Wednesday, March 11, 2009

Getting environmentalists out of their silos

I wrote this to help an environmentalist friend of mine persuade others to join him in Accountability Now, the group founded by Jane Hamsher and Glenn Greenwald to keep elected officials responsive to citizens, not lobbyists. Evidently there are still a handful of single-issue activists out there wary of sharing causes and diluting their power.

Here's my advice.
  • First, go back and read The Death of Environmentalism by Shellenberger and Nordhaus from 2005. Essential!
  • The world has changed, and so should an environmental advocacy approach devised in the early 1970s. What we’re doing now isn't working. Shellenberger:

That approach is failing for two reasons: First, the values, mindsets, frames of reference, and belief systems Americans use to make sense of the world have changed dramatically over the last 12 years, but the strategies of the environmental movement have not. Second, we're faced with a set of massive ecological challenges -- global warming, global habitat destruction, global species destruction, deterioration of the world's oceans, the ozone hole -- that are fundamentally different from the kind of problems the environmental movement was constructed 30 years ago to address. On every one of these emerging issues, our national environmental movement has been strikingly ineffectual.

  • Environmentalists, of all people, should see that the world is interconnected – as a “system in which global economic trends, corruption, ideology and values, political participation, etc. are all related to the fundamental goal of a just and sustainable society.” Complex problems resist small-bore strategies. American Prospect:

“The Death of Environmentalism” was less a condemnation of the environmental movement than a call to all progressives to think more like environmentalists -- and for professional environmentalists to think less like Washington lobbyists. The essay's greatest gift was its critique of “policy literalism,” the process by which activists identify a distinct problem, define it as an “environmental” one, seek the proximate cause, propose a solution, and then mobilize their experts, their lobbyists, and their public-relations machines around that solution.

In the most provocative section of their essay, [Shellenberger and Nordhaus] proposed that rather than defining the problem of global warming as “too much carbon in the atmosphere,” the problem should be redefined as:

  • the radical right's control of all three branches of the U.S. government;
  • trade policies that undermine environmental protections;
  • our failure to articulate an inspiring and positive vision;
  • overpopulation;
  • the influence of money in American politics;
  • our inability to craft legislative proposals that shape the debate around core American values;
  • poverty; and
  • old assumptions about what the problem is and what it isn't

When each single-issue silo zealously guards their small piece of power and tries to call to action only for that specific piece, several things happen. First of all, the counterpoint is easily cast as "special interests clinging to power." Second, there is absolutely no continuity of message across the groups, and in fact their messages can conflict with one another.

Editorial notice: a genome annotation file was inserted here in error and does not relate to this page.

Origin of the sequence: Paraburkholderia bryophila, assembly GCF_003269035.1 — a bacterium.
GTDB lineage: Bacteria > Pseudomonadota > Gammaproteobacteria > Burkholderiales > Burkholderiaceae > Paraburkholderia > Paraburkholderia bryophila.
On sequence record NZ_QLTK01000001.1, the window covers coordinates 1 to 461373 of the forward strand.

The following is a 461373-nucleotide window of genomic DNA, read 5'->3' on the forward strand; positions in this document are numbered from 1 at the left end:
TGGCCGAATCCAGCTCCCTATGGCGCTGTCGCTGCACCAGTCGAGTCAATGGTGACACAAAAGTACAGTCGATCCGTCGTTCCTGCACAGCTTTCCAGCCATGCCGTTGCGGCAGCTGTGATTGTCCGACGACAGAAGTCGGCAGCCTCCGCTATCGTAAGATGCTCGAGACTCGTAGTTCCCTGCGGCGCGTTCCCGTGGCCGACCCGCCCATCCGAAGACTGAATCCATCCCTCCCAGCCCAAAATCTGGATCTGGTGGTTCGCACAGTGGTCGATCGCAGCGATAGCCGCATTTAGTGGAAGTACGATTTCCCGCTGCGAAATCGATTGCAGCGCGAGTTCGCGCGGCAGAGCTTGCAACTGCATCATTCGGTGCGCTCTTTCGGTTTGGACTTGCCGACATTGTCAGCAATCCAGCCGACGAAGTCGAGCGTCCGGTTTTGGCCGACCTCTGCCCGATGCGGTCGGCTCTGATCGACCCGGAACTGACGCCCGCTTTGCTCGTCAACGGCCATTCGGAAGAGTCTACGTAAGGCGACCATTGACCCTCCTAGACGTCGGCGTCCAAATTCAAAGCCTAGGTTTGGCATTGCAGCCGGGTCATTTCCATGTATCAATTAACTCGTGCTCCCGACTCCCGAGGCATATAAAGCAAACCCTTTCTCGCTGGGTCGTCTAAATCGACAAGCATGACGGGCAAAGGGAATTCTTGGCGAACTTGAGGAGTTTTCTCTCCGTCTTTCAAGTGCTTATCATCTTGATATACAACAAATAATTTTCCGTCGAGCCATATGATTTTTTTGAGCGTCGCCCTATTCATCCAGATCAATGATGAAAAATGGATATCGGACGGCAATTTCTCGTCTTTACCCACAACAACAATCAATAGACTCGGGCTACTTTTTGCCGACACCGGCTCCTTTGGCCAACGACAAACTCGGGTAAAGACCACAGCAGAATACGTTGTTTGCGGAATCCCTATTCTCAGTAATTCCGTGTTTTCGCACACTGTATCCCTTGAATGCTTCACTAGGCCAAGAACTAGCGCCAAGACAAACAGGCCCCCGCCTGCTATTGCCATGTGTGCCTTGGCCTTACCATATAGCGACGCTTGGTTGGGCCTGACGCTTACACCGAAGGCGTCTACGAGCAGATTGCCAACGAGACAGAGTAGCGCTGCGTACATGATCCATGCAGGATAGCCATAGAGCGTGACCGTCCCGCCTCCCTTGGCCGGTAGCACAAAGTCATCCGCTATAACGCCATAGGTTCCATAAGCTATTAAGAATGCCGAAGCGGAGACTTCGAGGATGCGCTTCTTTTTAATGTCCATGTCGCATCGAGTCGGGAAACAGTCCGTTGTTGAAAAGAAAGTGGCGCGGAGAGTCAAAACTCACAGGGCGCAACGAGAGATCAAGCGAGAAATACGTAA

• Single-issue groups don’t persuade the unconvinced. They tend to focus on issues and policies (a bad Democratic habit) over discussions of broader values, and they are better at lobbying than messaging. Matt Stoller:

Markos and Jerome continue with an overview of the party itself, which to them is a series of atomized constituencies epitomized by the single-issue groups. The critique of the progressive single-issue group infrastructure is specific, and conceptually it's not difficult to grasp. Progressive organizations were built during a time of a natural Democratic majority; therefore their main task was lobbying Congress. These groups are almost completely unequipped to do mass persuasion and organizing in a divided America that is not entirely convinced of basic assumptions, like that government can competently build infrastructure or that civil rights are important. My favorite piece of this section is when Markos and Jerome describe a gathering of progressive leaders doing lame trust-building exercises and demanding fealty to their pet issue. Sure it's a liberal stereotype, but it's also a nice metaphor for the culture of liberal middle management.

  • Single-issue groups can be short-sighted, as when NARAL endorsed Lincoln Chafee over Sheldon Whitehouse in the Rhode Island senate race, citing his excellent pro-choice record. Chafee went on to vote for Bill Frist as Senate Majority Leader and to confirm “reactionary anti-privacy, anti-choice judges” like Janice Brown and the Supreme Court nominees Roberts and Alito. Says Markos:

Until NARAL (and the rest of the single-issue groups) understand that building a movement is more beneficial to their causes than singular devotion to their pet causes, I can't take them seriously. Divided those groups are being picked off, one by one. Trial lawyers, you're next up. United, the Republicans stand. The groups I take seriously? MoveOn, Democracy for America, National Political Hip Hop Conference, the bloggers -- groups that are working to build an effective progressive movement, not a single issue. Because when Democrats regain power, choice, the environment, worker's rights -- the whole gamut -- will be protected.

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